Appendicitis: Decreasing Normal Removals Without Increasing Perforations

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Abstract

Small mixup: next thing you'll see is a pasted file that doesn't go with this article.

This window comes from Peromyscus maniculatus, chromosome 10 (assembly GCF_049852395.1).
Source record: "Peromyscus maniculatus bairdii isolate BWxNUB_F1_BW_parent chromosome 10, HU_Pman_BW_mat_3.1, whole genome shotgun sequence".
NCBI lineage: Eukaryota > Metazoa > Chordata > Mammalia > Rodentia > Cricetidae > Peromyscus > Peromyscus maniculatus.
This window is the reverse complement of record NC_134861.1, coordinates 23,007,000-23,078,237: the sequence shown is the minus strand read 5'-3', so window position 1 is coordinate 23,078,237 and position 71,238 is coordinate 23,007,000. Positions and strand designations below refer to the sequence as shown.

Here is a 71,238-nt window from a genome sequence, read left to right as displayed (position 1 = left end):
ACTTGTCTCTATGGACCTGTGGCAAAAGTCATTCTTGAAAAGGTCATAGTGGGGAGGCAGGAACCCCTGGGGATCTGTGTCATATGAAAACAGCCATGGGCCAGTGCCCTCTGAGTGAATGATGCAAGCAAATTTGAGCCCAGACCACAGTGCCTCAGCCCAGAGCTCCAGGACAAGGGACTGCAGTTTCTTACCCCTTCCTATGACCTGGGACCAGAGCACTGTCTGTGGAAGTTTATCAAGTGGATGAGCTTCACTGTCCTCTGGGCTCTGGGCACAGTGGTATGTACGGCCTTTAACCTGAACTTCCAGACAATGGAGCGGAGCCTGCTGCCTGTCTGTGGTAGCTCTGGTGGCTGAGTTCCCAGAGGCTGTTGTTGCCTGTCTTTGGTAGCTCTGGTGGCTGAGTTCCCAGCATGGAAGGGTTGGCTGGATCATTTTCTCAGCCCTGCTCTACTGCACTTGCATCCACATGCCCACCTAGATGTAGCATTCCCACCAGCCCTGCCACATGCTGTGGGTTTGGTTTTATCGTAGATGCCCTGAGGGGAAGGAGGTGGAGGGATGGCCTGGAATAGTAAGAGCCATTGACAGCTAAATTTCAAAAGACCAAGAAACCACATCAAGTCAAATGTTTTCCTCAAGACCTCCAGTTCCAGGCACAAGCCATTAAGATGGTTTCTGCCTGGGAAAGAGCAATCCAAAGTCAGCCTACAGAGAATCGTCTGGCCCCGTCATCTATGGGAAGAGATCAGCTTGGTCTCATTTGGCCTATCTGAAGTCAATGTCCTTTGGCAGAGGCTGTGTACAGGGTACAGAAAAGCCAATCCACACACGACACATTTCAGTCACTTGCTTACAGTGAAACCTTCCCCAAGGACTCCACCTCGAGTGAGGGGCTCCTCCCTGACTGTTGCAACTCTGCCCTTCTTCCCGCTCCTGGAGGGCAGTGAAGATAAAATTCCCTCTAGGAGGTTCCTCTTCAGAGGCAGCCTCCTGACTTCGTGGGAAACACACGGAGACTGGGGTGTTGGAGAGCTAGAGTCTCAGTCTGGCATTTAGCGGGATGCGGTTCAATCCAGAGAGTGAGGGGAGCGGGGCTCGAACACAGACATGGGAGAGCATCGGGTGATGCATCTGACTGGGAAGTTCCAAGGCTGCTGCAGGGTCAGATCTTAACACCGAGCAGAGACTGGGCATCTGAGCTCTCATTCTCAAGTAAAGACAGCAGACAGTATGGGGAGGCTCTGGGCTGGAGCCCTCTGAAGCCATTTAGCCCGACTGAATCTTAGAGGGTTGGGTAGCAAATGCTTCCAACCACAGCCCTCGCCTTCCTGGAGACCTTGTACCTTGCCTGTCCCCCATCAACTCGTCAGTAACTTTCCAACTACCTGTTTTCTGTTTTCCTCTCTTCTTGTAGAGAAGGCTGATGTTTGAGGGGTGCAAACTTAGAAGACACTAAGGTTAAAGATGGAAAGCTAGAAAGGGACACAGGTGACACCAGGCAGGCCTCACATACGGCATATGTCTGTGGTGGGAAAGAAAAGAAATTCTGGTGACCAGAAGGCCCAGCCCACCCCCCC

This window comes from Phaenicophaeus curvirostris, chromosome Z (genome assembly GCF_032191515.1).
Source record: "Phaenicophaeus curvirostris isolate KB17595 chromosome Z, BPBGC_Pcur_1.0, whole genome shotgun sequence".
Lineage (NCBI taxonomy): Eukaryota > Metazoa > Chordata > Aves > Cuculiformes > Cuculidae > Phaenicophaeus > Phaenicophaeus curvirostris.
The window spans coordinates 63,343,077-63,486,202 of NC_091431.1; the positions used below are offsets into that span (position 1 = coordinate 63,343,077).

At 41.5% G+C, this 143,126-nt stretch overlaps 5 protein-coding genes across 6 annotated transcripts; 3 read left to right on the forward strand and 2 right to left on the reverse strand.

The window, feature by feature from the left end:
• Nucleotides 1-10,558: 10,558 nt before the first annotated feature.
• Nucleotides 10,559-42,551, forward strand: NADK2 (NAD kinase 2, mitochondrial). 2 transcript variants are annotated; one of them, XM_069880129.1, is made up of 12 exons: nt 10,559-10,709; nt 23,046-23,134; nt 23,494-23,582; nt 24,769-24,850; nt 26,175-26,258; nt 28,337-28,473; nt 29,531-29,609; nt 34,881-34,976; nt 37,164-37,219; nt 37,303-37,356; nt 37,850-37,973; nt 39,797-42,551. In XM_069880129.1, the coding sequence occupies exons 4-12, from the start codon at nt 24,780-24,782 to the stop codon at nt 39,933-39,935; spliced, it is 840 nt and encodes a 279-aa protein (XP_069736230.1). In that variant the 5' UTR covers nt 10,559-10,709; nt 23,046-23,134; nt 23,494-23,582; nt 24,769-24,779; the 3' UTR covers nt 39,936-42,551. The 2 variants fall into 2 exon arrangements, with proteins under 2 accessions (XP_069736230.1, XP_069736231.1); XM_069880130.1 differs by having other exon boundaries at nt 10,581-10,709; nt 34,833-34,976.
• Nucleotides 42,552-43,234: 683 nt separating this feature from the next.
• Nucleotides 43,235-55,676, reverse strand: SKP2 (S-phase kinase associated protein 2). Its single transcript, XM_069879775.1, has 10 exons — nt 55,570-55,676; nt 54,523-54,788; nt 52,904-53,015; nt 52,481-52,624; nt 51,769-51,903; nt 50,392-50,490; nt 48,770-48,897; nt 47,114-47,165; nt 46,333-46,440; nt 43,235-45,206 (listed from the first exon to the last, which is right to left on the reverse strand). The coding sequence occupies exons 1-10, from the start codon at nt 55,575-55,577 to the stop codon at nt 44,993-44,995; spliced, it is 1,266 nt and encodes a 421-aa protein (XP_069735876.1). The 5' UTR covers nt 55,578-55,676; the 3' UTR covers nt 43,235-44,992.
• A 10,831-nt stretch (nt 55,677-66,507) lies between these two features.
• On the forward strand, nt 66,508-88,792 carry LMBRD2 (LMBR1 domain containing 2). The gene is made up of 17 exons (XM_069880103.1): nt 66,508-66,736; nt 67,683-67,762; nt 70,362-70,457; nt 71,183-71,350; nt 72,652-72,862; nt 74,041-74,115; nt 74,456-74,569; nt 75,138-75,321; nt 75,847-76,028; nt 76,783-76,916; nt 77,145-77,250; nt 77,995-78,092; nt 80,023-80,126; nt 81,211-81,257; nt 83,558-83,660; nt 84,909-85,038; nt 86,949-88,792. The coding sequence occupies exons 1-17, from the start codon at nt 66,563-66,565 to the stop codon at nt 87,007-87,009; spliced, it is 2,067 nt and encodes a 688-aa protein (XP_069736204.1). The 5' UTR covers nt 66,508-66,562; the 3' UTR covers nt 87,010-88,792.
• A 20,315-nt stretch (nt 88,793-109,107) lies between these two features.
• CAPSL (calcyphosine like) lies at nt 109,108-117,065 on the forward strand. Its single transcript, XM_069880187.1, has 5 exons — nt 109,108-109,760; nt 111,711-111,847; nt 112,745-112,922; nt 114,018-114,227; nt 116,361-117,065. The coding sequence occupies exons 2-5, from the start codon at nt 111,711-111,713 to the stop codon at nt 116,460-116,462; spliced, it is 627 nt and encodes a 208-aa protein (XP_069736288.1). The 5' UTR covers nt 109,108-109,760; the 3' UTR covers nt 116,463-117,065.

There is wide interhospital variation in the removal rates of histologically normal appendices, and variation also in appendectomy rates among countries and among hospital catchment areas. Decision theory suggests that better patient workup and careful observation of doubtful cases result in improved discrimination between appendicitis patients and those with nonspecific abdominal pain. By improving the data base and weighing evidence with care, a surgeon can reduce his false-positives without risk of increasing his perforation rate. In some cases it may even be possible to reduce the false-positives while simultaneously reducing perforations. In a survey of New England hospitals there was no inevitable inverse relationship between normal removal rates and perforation rates. Two examples of improvement in performance are cited from the literature.

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